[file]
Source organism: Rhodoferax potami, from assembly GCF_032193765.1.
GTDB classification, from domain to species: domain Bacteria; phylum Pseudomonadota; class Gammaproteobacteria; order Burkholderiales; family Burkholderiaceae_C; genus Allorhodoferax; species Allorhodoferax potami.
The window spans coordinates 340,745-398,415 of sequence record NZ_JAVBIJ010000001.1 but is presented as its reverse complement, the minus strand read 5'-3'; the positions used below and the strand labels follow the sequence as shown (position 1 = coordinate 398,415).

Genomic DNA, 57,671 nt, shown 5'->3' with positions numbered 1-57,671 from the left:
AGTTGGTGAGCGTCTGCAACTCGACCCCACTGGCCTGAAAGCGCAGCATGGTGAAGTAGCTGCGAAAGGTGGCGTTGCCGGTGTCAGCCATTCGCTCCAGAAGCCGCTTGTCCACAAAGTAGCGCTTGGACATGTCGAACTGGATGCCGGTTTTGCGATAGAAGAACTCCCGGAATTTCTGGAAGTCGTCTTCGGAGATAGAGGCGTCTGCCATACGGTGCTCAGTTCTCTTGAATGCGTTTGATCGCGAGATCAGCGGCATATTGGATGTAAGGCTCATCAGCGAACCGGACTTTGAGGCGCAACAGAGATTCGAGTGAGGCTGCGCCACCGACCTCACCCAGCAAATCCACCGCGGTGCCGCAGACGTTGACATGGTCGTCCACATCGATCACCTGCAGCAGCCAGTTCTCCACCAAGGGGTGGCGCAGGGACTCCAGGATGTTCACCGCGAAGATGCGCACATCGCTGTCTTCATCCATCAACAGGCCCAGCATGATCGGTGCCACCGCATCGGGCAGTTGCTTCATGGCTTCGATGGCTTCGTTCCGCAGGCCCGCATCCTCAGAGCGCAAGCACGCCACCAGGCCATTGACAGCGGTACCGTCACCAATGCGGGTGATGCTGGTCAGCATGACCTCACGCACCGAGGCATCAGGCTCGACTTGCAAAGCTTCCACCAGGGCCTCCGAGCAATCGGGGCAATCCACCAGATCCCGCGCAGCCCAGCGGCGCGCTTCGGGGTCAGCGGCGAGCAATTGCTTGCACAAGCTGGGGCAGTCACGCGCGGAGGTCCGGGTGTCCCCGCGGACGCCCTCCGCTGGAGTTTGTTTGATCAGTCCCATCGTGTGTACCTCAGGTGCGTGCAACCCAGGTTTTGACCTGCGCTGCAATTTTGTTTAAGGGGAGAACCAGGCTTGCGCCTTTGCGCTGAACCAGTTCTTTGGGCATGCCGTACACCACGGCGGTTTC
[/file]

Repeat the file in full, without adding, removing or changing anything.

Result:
Source organism: Rhodoferax potami, from assembly GCF_032193765.1.
GTDB classification, from domain to species: domain Bacteria; phylum Pseudomonadota; class Gammaproteobacteria; order Burkholderiales; family Burkholderiaceae_C; genus Allorhodoferax; species Allorhodoferax potami.
The window spans coordinates 340,745-398,415 of sequence record NZ_JAVBIJ010000001.1 but is presented as its reverse complement, the minus strand read 5'-3'; the positions used below and the strand labels follow the sequence as shown (position 1 = coordinate 398,415).

Genomic DNA, 57,671 nt, shown 5'->3' with positions numbered 1-57,671 from the left:
AGTTGGTGAGCGTCTGCAACTCGACCCCACTGGCCTGAAAGCGCAGCATGGTGAAGTAGCTGCGAAAGGTGGCGTTGCCGGTGTCAGCCATTCGCTCCAGAAGCCGCTTGTCCACAAAGTAGCGCTTGGACATGTCGAACTGGATGCCGGTTTTGCGATAGAAGAACTCCCGGAATTTCTGGAAGTCGTCTTCGGAGATAGAGGCGTCTGCCATACGGTGCTCAGTTCTCTTGAATGCGTTTGATCGCGAGATCAGCGGCATATTGGATGTAAGGCTCATCAGCGAACCGGACTTTGAGGCGCAACAGAGATTCGAGTGAGGCTGCGCCACCGACCTCACCCAGCAAATCCACCGCGGTGCCGCAGACGTTGACATGGTCGTCCACATCGATCACCTGCAGCAGCCAGTTCTCCACCAAGGGGTGGCGCAGGGACTCCAGGATGTTCACCGCGAAGATGCGCACATCGCTGTCTTCATCCATCAACAGGCCCAGCATGATCGGTGCCACCGCATCGGGCAGTTGCTTCATGGCTTCGATGGCTTCGTTCCGCAGGCCCGCATCCTCAGAGCGCAAGCACGCCACCAGGCCATTGACAGCGGTACCGTCACCAATGCGGGTGATGCTGGTCAGCATGACCTCACGCACCGAGGCATCAGGCTCGACTTGCAAAGCTTCCACCAGGGCCTCCGAGCAATCGGGGCAATCCACCAGATCCCGCGCAGCCCAGCGGCGCGCTTCGGGGTCAGCGGCGAGCAATTGCTTGCACAAGCTGGGGCAGTCACGCGCGGAGGTCCGGGTGTCCCCGCGGACGCCCTCCGCTGGAGTTTGTTTGATCAGTCCCATCGTGTGTACCTCAGGTGCGTGCAACCCAGGTTTTGACCTGCGCTGCAATTTTGTTTAAGGGGAGAACCAGGCTTGCGCCTTTGCGCTGAACCAGTTCTTTGGGCATGCCGTACACCACGGCGGTTTC